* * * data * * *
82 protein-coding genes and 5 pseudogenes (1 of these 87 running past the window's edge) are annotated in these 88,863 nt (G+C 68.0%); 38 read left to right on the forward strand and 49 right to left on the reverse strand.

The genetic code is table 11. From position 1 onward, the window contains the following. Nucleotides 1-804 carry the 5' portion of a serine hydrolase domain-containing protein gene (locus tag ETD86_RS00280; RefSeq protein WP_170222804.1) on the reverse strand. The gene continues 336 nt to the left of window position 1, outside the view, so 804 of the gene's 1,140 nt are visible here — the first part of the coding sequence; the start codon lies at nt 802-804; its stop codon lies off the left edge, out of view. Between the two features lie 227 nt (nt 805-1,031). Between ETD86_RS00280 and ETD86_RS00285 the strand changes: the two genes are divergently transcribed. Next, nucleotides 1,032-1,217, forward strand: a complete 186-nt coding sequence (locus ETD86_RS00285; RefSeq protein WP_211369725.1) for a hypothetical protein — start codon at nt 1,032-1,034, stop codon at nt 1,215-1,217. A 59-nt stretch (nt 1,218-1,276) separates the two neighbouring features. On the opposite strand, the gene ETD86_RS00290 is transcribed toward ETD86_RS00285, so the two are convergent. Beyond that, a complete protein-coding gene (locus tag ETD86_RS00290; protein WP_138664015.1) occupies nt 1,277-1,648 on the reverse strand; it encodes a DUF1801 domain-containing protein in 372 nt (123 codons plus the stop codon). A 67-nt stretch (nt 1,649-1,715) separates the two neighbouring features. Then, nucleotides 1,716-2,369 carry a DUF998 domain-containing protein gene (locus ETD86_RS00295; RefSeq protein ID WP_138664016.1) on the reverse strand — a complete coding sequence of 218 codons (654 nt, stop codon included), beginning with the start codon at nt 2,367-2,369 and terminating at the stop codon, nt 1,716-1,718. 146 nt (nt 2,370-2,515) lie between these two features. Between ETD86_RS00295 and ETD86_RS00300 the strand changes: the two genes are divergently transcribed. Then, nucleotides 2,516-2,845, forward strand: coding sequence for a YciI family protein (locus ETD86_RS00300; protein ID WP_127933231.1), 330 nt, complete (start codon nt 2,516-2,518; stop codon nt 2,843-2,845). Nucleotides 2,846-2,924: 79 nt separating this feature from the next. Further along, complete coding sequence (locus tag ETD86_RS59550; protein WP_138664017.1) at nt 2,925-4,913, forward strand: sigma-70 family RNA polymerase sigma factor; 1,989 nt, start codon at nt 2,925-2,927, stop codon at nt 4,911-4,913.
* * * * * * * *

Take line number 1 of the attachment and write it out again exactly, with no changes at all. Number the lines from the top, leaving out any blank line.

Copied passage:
82 protein-coding genes and 5 pseudogenes (1 of these 87 running past the window's edge) are annotated in these 88,863 nt (G+C 68.0%); 38 read left to right on the forward strand and 49 right to left on the reverse strand.